A Way to be Better, a Better U..
What do you choose?

Work Your Heart Out

Last week I started posting about the American Heart Association's Go Red for Women: Better U Movement.  This 12-week program is a way to take steps - one at a time - to understand and learn about the importance of heart health.  The steps are literal, as they should be when one is talking about heart health.  You can make over your heart, make it stronger, make it work more efficiently, and make yourself healthier.  You might ask me how I know this information, and my first answer would be that I am a fitness instructor.  However, the more important and even relevant response is that I suffered a stroke in July 2006 and underwent open heart surgery several months later.  Because my heart had been worked, running up stadium stairs, the 1996 Chicago Marathon, hundreds of step aerobic classes, laps around tracks, hours on a treadmill, and years perfecting squats and bicep curls, I recovered from the stroke and from the heart surgery and found myself back at the gym, back to getting my heart beating like it once was, less than two weeks after the stroke and less than two months after the heart surgery*.

Yes, years of working my heart actually saved it.  Every single day that I decided to exercise and to work out, I made a decision to save myself.  Yes, the stroke happened after I taught a step aerobics class (irony at its best...) but due to previous training, and a conscious decision to take care of myself, I emerged healthier that I was before, stronger than I was before, and more aware of what I needed to do to ensure that I could forever choose to make a difference in my life and the lives of others.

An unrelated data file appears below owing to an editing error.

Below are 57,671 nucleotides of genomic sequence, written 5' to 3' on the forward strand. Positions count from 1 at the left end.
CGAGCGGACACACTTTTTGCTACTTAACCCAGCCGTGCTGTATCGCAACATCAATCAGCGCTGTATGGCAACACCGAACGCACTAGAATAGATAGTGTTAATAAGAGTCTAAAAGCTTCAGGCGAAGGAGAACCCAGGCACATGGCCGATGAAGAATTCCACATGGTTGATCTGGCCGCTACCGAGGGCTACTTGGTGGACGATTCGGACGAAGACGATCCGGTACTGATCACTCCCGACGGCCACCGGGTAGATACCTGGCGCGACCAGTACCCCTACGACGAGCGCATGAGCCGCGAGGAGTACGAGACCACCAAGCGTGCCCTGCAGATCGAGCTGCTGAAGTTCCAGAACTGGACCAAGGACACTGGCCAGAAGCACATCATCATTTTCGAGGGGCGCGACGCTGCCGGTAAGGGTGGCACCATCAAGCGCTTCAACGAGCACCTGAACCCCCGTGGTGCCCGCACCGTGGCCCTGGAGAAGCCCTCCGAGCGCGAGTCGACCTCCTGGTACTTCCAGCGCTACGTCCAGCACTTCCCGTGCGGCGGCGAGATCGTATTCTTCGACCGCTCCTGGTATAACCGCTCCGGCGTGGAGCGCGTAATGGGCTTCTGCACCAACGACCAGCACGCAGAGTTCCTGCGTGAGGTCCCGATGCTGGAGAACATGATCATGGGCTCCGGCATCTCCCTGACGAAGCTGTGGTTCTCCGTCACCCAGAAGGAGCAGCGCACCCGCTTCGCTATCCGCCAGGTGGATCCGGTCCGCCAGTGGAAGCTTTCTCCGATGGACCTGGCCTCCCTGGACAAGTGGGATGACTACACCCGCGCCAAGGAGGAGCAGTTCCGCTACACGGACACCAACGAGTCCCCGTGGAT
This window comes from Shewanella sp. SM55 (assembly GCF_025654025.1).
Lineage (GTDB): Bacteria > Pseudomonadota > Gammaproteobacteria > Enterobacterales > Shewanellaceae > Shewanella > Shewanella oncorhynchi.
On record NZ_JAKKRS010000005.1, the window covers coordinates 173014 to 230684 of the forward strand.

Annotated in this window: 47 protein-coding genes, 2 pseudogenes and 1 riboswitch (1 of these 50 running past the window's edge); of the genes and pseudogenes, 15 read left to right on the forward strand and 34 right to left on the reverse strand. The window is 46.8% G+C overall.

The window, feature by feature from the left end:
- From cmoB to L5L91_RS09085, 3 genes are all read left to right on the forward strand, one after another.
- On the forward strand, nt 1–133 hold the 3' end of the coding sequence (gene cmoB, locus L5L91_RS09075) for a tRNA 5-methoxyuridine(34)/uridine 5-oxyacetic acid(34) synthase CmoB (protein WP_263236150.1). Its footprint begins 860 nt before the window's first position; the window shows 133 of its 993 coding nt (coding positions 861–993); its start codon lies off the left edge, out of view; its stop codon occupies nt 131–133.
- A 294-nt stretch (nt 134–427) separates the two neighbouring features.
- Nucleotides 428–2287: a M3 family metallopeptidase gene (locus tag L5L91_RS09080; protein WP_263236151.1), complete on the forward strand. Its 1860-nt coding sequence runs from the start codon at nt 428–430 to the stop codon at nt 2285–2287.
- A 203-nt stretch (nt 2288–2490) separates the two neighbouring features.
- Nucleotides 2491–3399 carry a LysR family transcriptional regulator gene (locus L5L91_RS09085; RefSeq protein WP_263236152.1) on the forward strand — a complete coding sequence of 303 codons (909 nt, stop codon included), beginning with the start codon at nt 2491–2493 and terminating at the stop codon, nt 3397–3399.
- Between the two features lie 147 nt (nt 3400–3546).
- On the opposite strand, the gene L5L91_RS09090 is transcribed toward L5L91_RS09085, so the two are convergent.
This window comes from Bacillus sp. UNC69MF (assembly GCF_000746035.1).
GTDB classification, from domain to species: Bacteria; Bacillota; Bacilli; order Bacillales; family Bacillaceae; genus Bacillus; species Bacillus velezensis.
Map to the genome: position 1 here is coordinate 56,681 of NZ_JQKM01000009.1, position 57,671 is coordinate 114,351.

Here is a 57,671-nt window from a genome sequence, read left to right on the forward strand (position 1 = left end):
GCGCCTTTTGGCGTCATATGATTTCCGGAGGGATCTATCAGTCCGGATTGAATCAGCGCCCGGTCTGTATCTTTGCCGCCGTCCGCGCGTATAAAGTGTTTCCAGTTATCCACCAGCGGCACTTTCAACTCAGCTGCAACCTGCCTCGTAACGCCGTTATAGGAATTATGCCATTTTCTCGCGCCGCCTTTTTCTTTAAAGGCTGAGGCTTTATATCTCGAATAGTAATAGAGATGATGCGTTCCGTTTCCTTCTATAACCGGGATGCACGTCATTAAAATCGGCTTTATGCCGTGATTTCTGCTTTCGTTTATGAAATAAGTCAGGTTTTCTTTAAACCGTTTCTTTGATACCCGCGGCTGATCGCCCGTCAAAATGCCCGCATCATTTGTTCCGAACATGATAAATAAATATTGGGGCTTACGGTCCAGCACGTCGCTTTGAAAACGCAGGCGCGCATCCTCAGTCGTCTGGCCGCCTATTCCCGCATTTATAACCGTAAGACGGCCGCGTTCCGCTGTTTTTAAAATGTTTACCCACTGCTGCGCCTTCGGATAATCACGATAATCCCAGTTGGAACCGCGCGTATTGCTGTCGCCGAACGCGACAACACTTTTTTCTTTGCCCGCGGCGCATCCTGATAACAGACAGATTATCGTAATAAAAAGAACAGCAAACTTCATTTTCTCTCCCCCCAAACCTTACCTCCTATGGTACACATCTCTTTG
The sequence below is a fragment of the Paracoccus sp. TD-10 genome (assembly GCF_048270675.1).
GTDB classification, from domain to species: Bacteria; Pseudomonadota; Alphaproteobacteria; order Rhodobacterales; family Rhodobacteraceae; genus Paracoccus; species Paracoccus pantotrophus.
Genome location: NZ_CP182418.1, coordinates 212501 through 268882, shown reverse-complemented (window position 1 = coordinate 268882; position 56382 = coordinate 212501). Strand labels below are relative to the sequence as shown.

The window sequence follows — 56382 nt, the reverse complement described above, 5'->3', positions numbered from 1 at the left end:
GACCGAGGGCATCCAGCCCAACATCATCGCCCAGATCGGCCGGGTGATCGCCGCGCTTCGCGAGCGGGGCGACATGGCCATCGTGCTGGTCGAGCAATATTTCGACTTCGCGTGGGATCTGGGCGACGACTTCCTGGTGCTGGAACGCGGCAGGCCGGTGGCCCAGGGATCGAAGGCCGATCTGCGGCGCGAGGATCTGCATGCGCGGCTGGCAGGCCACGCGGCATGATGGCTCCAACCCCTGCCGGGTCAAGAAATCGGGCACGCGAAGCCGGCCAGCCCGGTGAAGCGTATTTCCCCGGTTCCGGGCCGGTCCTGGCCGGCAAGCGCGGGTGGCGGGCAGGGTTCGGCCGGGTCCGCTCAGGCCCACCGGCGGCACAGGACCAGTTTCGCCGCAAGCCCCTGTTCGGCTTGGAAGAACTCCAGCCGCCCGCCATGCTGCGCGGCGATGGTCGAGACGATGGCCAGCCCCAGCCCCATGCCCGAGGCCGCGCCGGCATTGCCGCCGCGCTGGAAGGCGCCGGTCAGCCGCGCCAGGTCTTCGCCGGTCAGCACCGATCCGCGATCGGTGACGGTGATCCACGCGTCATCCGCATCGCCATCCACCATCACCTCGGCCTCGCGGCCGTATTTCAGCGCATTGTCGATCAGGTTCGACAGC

*While this time-frame worked for me, it might not be the most ideal time frame for all stroke / heart surgery patients.  It is always best to check with your doctor before starting / resuming any kind of exercise program.

Comments

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yes- it was the same for me. Being so fit helped me with my blood disorder, but also hindered because I did not show any symptoms until almost too late.

My doc said "what were you thinking"? I replied 'everytime I felt ill I got on my bike and rode, until one day I could not ride anymore"....

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